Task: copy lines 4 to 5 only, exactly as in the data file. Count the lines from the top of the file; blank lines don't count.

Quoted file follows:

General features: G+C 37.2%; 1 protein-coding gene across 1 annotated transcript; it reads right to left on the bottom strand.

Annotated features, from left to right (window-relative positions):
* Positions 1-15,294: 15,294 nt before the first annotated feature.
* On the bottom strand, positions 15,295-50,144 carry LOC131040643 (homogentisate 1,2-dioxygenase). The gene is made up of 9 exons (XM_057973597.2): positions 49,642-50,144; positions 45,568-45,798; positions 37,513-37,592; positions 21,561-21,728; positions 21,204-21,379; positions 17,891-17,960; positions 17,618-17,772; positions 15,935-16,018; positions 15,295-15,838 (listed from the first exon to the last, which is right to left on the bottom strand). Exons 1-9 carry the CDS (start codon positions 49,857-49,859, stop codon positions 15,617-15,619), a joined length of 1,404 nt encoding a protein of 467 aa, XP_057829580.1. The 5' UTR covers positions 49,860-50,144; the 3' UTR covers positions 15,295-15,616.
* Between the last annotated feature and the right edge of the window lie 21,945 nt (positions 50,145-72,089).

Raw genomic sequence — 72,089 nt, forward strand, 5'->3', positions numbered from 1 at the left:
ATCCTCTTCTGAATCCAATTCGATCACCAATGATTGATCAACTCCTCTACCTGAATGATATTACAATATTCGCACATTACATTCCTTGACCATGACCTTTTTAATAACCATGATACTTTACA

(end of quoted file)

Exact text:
* On the bottom strand, positions 15,295-50,144 carry LOC131040643 (homogentisate 1,2-dioxygenase). The gene is made up of 9 exons (XM_057973597.2): positions 49,642-50,144; positions 45,568-45,798; positions 37,513-37,592; positions 21,561-21,728; positions 21,204-21,379; positions 17,891-17,960; positions 17,618-17,772; positions 15,935-16,018; positions 15,295-15,838 (listed from the first exon to the last, which is right to left on the bottom strand). Exons 1-9 carry the CDS (start codon positions 49,857-49,859, stop codon positions 15,617-15,619), a joined length of 1,404 nt encoding a protein of 467 aa, XP_057829580.1. The 5' UTR covers positions 49,860-50,144; the 3' UTR covers positions 15,295-15,616.
* Between the last annotated feature and the right edge of the window lie 21,945 nt (positions 50,145-72,089).